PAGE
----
Apr 23, 2018
Plan for Succession or Fail
Jonathan Yarboro helps collegiate leaders think about identifying and equipping the leaders who will take the reins after you’re gone. In other words, plan for succession or fail.
Who will take your seat on the bus?
Whether you are a brand new collegiate ministry leader dreaming of taking the gospel to every student on your campus or you are a seasoned collegiate ministry leader thriving in your most effective years of ministry, the last thing you’re probably thinking about is getting off the bus, i.e. leaving.
However, it turns out that working on a succession plan – a plan for replacing yourself – may be the most important thing you can do from the very start. In the last four years, the No Campus Left Team has helped 54 churches start 86 collegiate ministries on 55 college/university campuses in North Carolina. By the grace of God, we’ve seen some great success. But I want to tell you about the ones no one wants to talk about – the fourteen that tanked.
Most church plants or ministry startups spend an astounding amount of energy on facilities and funding. Rightly so. A lack of or loss of facilities contributed to 14% of our failures. And a lack of sustainable funding attributed, at least in part, to 43% of our failures. Those are substantial figures, but there is one issue shared by 100% — every single one — of our failures. And it’s the thing nobody thinks about until it’s too late: succession. That’s right. Every single failure we’ve seen in the last four years has been due, at least in part, to a key leader’s departure with no plan in place for who will take that seat on the bus.
But why is it important to work on a succession plan from the start? Why not wait until you are fully staffed? Why not wait until you achieve critical mass? Or why not wait until you have built some decent systems to handle the growth? I’ll tell you why: Because by then it will be too late. I realize the boldness of that statement, but I can say that because all fourteen of those flops I mentioned lasted less than three years! They all waited, and they all died.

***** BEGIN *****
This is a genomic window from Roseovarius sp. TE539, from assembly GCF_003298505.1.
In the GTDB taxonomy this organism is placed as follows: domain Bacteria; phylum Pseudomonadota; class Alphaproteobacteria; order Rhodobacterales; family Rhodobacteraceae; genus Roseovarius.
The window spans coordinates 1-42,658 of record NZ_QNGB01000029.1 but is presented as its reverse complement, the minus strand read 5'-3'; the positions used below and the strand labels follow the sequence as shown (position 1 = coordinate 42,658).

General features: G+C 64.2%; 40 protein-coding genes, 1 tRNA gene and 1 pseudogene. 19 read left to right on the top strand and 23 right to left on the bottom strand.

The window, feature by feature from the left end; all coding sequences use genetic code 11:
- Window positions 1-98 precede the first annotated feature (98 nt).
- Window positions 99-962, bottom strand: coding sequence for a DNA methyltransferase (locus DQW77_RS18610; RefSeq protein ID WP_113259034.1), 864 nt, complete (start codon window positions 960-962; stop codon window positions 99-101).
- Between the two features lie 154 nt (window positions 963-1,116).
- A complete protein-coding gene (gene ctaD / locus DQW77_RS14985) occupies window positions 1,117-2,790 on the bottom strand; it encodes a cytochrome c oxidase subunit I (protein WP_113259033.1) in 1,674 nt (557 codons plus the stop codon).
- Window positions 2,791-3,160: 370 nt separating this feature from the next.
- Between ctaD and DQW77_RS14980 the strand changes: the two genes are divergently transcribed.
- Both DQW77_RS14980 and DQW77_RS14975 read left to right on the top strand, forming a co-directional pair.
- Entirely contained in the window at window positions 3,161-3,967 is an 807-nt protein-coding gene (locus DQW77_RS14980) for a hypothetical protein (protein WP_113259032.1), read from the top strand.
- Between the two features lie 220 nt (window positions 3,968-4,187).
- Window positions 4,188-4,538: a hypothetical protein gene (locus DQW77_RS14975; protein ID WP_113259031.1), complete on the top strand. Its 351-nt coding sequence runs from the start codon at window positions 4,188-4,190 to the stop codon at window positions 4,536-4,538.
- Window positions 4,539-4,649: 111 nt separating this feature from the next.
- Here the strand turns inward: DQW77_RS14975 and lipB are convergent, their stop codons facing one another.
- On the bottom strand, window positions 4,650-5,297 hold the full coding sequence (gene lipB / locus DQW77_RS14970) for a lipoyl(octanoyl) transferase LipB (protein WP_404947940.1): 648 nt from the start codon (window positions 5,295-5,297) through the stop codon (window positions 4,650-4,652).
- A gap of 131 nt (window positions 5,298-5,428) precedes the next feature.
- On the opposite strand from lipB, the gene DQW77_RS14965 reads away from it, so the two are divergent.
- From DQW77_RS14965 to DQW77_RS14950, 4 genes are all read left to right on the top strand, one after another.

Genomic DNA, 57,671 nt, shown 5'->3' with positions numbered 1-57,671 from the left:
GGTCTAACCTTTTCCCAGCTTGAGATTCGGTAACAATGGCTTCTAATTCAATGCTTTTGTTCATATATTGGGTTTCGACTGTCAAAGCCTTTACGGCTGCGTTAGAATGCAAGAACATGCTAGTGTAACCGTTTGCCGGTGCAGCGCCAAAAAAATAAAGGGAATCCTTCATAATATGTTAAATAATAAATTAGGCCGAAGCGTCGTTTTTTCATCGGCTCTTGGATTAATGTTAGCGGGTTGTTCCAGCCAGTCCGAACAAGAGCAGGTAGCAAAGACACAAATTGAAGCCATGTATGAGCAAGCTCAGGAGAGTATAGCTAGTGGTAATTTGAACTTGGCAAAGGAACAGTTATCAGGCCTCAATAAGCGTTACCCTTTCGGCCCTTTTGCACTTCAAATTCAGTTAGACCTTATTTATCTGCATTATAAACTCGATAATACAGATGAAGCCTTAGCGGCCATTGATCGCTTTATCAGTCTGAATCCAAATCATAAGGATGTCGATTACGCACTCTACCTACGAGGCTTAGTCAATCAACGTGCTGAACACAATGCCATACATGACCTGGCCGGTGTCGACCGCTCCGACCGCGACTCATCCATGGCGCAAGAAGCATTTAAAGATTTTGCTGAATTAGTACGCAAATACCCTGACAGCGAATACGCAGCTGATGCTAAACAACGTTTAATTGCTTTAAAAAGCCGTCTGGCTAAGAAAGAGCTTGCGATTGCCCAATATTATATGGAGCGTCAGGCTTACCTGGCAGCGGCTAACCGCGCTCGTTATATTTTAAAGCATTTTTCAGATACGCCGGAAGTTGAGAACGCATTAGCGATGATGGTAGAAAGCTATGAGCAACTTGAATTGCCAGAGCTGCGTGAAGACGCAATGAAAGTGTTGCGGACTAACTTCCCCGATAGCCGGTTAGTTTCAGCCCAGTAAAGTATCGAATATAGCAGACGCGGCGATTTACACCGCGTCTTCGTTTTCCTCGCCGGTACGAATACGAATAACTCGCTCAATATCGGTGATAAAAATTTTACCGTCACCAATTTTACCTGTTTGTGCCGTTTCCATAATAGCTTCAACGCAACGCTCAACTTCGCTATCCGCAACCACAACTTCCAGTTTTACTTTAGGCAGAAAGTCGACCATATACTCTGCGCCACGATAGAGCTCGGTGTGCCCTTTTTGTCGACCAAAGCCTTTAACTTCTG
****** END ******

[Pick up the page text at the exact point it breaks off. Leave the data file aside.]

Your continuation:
Let’s examine three primary reasons to work toward succession right now:
1. It values the movement you lead above yourself. Succession plans embrace the reality of our finitude. One day, you will likely leave your current ministry post for another. Even if you don’t and eventually retire from where you serve right now, the day will come when you leave your current position. And, of course, there’s that other option: death. It’s time leaders face the fact that unless Jesus returns, the ministry you lead will one day need to carry on without you, and someone else will need to be in the seat you now occupy.
2. It makes disciples. When disciple-makers invest in others to such an extent that those disciples can step in and carry on in the leader’s absence, they are not just making more disciples; they are making more disciple-makers! In 1 Corinthians 11:1, Paul writes, “Imitate me as I imitate Christ.” There’s no simpler way to say it: The best way to make a disciple is to ask them to do what you do as you follow Jesus. Lead like that, and when you depart, those you have discipled will be much more likely to be prepared to step into your shoes. And even if they never have that opportunity, at the very least, you’ve raised up a leader you can send out as you multiply!
3. Even Jesus did it. He knew from the start He was going to suffer, die, arise, and ascend, leaving the apostles to continue the mission. Jesus built His succession plan on His Church empowered by the Holy Spirit. He executed this plan in the way he developed leaders. From the very start of His ministry, he began preparing Peter, James, John, and the others to carry on the mission.
Succession plans pave the way to the future of the ministry you lead. Whether you are a leader looking wide-eyed at a campus full of lost students, a veteran leader who can teach the rest of us a thing or two with your eyes closed, or somewhere in between, now is the time to start thinking about your succession plan. You simply can’t start thinking about it soon enough.
To help us decrease the number of ministry flops on NC campuses, here are some questions the No Campus Left Team has begun asking planters and leaders to ignite thinking about succession plans:
- What are you doing now that can strategically be given to someone under your leadership to prepare him or her for greater responsibility?
- What are you doing now alone that you can invite others to do with you so that they can develop a new competency?
- Who can you invite into your life to imitate you as you imitate Christ? Practically speaking, who needs to see the way you lead your family, live within your household budget, prepare sermons, share the gospel, counsel people for baptism, honor your parents when you have a family of your own, or even remove people from leadership?
So, who will take your seat? Much of leadership is framed in moving the right people into the right seats on the bus. But if no one is prepared to take the driver’s seat when you vacate it, you are setting a collision course aimed at failure, disappointment, pain, and maybe even death. A succession plan that develops leaders who equal or surpass you in capacity, in competency, and in character, however, sets a course that is focused not on who fills the seat but who reigns upon the throne – the God who was there before you took your seat and will remain well after you are gone.